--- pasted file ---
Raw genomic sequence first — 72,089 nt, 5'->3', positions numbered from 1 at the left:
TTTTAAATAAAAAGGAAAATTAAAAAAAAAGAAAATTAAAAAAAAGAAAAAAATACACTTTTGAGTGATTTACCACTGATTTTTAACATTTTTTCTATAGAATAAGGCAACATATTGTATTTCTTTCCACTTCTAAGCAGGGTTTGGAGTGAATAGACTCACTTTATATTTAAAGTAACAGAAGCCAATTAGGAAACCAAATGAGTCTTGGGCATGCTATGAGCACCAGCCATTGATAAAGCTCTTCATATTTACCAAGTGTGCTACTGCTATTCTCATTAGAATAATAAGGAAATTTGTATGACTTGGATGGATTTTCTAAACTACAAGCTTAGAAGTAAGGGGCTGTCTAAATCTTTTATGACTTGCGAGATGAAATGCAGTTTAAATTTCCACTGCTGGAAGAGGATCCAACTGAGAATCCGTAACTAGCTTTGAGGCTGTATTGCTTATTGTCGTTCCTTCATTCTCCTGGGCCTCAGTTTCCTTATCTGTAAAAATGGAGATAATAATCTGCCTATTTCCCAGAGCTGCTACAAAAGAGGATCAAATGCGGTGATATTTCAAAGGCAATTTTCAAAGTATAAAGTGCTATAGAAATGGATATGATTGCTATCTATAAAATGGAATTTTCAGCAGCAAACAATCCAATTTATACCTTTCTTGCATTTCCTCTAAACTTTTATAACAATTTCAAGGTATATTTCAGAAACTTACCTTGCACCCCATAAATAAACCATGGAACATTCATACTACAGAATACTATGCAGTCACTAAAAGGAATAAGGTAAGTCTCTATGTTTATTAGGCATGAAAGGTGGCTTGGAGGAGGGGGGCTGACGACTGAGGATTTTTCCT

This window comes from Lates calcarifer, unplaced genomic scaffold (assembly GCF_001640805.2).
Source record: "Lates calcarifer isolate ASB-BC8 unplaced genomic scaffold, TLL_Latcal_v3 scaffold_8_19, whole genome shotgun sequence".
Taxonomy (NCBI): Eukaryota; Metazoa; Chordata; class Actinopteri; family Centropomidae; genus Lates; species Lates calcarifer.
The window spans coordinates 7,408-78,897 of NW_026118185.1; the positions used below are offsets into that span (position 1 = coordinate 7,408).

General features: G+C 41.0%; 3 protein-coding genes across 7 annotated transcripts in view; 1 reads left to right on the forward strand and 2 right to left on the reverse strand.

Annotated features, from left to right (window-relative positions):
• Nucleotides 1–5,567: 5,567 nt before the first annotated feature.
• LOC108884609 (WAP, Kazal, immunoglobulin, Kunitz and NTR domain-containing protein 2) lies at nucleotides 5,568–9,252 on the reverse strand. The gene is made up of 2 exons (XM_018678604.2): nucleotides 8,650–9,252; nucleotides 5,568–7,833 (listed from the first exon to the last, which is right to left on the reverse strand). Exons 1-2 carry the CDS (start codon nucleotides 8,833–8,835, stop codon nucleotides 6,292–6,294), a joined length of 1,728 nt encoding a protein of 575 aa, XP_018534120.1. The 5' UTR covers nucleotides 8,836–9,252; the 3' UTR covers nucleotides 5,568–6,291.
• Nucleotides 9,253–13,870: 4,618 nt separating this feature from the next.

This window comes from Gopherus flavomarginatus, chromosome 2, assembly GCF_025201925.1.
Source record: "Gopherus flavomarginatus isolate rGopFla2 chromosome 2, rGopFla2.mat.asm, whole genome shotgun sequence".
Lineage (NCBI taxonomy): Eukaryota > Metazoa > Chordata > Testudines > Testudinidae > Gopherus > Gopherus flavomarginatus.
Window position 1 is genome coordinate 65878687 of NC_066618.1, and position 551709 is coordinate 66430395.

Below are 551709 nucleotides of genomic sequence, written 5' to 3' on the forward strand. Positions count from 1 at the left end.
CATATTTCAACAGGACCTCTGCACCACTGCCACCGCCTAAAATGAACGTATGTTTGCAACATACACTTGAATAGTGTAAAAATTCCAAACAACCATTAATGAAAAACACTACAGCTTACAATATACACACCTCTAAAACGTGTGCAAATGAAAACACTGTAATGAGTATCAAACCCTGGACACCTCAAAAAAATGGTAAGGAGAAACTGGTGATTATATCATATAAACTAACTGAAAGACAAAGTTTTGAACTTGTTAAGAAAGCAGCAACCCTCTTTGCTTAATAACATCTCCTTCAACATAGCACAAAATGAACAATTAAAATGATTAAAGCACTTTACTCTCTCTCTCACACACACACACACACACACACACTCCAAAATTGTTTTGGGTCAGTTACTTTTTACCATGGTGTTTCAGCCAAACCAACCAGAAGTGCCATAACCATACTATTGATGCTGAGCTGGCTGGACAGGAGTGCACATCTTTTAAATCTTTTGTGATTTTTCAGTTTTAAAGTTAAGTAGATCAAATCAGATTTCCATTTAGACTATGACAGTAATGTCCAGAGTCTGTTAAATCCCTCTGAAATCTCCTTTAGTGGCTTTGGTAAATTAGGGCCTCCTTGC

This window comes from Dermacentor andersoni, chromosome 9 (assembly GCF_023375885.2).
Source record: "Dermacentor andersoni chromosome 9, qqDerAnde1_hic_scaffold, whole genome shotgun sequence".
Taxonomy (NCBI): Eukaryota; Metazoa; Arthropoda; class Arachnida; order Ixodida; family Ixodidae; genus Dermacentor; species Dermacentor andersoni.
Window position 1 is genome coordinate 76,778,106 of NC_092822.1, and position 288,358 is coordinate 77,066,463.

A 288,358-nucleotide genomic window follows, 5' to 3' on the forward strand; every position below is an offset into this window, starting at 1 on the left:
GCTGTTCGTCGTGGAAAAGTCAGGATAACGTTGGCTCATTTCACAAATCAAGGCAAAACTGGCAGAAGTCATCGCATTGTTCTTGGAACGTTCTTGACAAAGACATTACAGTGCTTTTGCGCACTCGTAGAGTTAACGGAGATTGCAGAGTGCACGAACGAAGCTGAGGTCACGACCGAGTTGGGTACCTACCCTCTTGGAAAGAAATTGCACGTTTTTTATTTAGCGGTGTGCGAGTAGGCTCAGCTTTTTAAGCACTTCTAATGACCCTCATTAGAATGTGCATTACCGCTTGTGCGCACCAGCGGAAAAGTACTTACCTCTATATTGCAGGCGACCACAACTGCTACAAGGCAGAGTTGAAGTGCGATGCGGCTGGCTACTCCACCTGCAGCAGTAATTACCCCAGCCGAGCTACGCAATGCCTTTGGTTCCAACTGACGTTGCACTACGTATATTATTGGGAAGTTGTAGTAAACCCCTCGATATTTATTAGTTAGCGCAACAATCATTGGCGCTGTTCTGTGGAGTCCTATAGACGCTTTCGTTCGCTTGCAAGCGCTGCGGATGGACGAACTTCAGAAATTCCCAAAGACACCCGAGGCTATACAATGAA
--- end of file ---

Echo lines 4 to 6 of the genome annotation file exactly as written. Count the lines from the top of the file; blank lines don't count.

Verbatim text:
Source record: "Lates calcarifer isolate ASB-BC8 unplaced genomic scaffold, TLL_Latcal_v3 scaffold_8_19, whole genome shotgun sequence".
Taxonomy (NCBI): Eukaryota; Metazoa; Chordata; class Actinopteri; family Centropomidae; genus Lates; species Lates calcarifer.
The window spans coordinates 7,408-78,897 of NW_026118185.1; the positions used below are offsets into that span (position 1 = coordinate 7,408).